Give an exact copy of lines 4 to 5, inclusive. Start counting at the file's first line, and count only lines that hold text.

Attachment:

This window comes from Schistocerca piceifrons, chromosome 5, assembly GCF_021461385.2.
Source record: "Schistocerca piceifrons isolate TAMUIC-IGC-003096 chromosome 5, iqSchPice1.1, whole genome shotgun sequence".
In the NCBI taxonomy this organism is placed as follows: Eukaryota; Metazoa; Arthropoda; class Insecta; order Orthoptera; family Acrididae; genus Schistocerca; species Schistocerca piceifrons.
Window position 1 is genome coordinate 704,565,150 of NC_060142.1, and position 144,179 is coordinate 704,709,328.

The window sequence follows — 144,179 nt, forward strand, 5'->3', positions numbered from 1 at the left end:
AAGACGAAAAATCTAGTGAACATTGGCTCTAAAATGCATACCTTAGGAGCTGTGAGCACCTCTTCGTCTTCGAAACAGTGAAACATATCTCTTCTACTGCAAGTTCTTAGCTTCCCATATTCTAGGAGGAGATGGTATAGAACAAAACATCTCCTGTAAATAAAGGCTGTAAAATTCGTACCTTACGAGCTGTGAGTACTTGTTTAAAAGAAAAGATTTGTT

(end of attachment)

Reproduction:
Window position 1 is genome coordinate 704,565,150 of NC_060142.1, and position 144,179 is coordinate 704,709,328.

The window sequence follows — 144,179 nt, forward strand, 5'->3', positions numbered from 1 at the left end: